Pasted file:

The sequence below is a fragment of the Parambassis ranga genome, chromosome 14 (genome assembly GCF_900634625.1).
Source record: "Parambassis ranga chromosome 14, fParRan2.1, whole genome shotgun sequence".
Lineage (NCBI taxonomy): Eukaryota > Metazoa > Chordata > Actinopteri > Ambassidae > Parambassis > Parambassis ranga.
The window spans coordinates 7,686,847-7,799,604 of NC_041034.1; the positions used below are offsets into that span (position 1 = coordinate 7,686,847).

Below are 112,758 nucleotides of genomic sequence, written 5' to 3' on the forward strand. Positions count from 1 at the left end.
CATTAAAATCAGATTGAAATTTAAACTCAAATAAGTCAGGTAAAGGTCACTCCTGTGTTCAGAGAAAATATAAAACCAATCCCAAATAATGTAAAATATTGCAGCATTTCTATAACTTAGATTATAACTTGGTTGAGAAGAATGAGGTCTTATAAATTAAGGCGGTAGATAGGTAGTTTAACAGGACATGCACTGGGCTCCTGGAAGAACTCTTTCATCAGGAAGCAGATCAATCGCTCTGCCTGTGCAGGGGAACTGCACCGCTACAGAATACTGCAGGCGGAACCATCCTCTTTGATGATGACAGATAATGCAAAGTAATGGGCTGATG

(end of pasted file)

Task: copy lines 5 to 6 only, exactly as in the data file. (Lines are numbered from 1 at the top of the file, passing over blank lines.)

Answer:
Below are 112,758 nucleotides of genomic sequence, written 5' to 3' on the forward strand. Positions count from 1 at the left end.
CATTAAAATCAGATTGAAATTTAAACTCAAATAAGTCAGGTAAAGGTCACTCCTGTGTTCAGAGAAAATATAAAACCAATCCCAAATAATGTAAAATATTGCAGCATTTCTATAACTTAGATTATAACTTGGTTGAGAAGAATGAGGTCTTATAAATTAAGGCGGTAGATAGGTAGTTTAACAGGACATGCACTGGGCTCCTGGAAGAACTCTTTCATCAGGAAGCAGATCAATCGCTCTGCCTGTGCAGGGGAACTGCACCGCTACAGAATACTGCAGGCGGAACCATCCTCTTTGATGATGACAGATAATGCAAAGTAATGGGCTGATG